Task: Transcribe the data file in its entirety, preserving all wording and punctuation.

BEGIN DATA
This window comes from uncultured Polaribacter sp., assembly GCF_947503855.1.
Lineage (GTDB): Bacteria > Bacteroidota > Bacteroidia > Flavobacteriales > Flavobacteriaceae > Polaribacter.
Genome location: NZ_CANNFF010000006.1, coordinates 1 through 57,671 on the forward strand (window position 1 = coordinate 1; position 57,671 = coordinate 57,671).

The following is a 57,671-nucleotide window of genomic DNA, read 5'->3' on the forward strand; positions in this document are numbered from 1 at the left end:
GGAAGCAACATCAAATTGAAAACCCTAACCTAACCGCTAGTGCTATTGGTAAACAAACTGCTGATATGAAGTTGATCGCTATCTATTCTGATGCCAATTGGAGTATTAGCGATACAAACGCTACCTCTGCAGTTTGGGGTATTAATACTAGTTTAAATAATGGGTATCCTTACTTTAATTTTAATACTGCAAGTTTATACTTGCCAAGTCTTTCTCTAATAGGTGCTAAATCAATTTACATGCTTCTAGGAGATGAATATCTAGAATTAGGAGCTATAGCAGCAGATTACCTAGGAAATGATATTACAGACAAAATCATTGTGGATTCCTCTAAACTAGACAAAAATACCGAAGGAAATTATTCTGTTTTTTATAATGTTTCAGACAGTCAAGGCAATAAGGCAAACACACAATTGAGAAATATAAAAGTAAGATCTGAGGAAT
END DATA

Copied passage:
This window comes from uncultured Polaribacter sp., assembly GCF_947503855.1.
Lineage (GTDB): Bacteria > Bacteroidota > Bacteroidia > Flavobacteriales > Flavobacteriaceae > Polaribacter.
Genome location: NZ_CANNFF010000006.1, coordinates 1 through 57,671 on the forward strand (window position 1 = coordinate 1; position 57,671 = coordinate 57,671).

The following is a 57,671-nucleotide window of genomic DNA, read 5'->3' on the forward strand; positions in this document are numbered from 1 at the left end:
GGAAGCAACATCAAATTGAAAACCCTAACCTAACCGCTAGTGCTATTGGTAAACAAACTGCTGATATGAAGTTGATCGCTATCTATTCTGATGCCAATTGGAGTATTAGCGATACAAACGCTACCTCTGCAGTTTGGGGTATTAATACTAGTTTAAATAATGGGTATCCTTACTTTAATTTTAATACTGCAAGTTTATACTTGCCAAGTCTTTCTCTAATAGGTGCTAAATCAATTTACATGCTTCTAGGAGATGAATATCTAGAATTAGGAGCTATAGCAGCAGATTACCTAGGAAATGATATTACAGACAAAATCATTGTGGATTCCTCTAAACTAGACAAAAATACCGAAGGAAATTATTCTGTTTTTTATAATGTTTCAGACAGTCAAGGCAATAAGGCAAACACACAATTGAGAAATATAAAAGTAAGATCTGAGGAAT